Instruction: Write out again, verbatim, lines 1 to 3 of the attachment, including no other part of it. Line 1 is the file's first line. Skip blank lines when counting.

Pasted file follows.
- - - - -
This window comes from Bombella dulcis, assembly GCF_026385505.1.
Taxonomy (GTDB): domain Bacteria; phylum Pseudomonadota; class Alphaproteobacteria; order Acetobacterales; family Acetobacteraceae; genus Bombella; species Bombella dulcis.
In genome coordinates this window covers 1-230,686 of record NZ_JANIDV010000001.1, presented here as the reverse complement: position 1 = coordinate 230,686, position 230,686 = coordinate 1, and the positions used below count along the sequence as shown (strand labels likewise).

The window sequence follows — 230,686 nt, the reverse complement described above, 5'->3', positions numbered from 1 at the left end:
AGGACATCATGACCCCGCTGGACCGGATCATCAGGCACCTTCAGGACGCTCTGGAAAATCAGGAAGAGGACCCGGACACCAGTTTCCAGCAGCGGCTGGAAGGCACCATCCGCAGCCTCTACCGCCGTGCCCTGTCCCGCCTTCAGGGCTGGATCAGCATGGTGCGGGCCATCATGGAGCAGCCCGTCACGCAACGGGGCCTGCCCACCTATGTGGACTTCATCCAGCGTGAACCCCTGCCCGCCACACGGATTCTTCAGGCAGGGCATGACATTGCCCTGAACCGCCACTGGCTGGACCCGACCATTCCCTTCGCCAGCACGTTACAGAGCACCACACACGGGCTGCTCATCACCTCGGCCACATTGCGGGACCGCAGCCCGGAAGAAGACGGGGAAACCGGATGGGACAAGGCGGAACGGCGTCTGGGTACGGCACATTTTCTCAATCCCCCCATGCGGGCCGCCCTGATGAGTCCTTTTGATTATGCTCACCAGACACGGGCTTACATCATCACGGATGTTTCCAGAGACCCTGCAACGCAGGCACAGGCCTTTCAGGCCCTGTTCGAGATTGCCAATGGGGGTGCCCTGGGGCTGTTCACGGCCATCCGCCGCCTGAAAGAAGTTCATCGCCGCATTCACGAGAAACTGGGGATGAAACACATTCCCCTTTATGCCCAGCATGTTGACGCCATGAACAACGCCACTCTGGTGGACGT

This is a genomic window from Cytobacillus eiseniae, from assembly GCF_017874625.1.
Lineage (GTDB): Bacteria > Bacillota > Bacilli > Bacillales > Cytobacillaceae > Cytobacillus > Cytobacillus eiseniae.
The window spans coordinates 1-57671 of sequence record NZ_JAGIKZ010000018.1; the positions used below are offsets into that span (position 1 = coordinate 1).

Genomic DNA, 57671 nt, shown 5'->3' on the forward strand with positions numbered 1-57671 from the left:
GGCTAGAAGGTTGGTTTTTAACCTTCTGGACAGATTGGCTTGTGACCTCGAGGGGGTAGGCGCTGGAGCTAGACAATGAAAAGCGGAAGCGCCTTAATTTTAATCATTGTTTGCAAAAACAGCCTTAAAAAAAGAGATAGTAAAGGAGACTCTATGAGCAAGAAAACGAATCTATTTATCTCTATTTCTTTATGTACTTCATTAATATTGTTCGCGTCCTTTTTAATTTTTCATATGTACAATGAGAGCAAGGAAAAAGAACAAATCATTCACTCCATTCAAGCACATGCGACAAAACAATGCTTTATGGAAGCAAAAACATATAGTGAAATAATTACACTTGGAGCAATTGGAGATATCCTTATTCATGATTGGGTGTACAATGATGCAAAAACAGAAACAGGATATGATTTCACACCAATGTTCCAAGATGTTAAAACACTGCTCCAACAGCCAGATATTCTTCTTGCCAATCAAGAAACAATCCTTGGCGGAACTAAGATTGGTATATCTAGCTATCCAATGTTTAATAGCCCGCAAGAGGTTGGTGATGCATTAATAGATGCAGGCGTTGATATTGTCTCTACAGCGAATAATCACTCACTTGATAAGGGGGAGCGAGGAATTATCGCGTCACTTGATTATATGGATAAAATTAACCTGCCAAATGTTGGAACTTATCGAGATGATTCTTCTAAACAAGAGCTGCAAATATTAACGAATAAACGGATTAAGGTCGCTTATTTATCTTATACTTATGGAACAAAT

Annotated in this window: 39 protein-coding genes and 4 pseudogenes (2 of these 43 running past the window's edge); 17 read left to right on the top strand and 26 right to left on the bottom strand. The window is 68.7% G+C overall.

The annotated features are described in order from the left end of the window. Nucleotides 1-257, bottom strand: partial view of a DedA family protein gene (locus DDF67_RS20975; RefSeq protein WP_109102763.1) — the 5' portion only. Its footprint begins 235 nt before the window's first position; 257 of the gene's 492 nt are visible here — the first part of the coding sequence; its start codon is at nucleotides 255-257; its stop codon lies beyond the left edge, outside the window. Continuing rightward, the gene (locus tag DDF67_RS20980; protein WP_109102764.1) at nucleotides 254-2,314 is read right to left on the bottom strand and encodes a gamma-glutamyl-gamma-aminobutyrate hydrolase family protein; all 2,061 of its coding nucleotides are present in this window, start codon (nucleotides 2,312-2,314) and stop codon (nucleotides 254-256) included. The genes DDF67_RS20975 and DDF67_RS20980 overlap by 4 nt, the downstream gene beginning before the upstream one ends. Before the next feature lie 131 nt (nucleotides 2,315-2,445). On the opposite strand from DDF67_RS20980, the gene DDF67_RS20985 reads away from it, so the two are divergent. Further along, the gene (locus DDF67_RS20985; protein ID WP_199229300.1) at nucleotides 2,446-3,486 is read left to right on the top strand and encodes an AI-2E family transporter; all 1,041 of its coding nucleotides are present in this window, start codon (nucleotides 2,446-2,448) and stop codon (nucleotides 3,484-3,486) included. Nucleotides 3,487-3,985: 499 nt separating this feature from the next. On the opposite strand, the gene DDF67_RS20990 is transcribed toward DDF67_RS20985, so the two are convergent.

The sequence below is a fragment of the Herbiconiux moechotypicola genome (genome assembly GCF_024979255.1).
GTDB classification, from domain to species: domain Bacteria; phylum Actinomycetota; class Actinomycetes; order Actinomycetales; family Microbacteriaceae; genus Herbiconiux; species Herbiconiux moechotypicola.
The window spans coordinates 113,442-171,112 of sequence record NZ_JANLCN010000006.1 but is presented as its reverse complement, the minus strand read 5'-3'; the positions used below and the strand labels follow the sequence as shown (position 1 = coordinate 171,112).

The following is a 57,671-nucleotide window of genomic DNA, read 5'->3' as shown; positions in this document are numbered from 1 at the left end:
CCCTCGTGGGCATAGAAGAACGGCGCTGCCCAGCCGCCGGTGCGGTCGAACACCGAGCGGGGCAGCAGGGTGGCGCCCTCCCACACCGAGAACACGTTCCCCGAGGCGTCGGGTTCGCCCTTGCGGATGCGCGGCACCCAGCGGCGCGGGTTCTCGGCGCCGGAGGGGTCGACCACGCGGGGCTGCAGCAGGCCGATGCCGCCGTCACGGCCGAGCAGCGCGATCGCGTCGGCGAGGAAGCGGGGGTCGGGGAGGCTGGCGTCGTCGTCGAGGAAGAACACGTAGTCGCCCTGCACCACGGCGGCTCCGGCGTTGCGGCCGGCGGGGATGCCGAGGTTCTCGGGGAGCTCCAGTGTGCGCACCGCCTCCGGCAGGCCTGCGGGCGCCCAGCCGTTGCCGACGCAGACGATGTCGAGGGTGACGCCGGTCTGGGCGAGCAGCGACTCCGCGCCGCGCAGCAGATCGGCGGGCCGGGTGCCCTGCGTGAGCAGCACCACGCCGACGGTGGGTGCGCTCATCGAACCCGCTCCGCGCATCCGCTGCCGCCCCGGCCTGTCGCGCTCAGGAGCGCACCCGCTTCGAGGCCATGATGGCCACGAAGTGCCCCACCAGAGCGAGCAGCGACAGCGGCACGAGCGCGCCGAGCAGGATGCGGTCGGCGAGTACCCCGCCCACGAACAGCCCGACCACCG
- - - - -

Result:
This window comes from Bombella dulcis, assembly GCF_026385505.1.
Taxonomy (GTDB): domain Bacteria; phylum Pseudomonadota; class Alphaproteobacteria; order Acetobacterales; family Acetobacteraceae; genus Bombella; species Bombella dulcis.
In genome coordinates this window covers 1-230,686 of record NZ_JANIDV010000001.1, presented here as the reverse complement: position 1 = coordinate 230,686, position 230,686 = coordinate 1, and the positions used below count along the sequence as shown (strand labels likewise).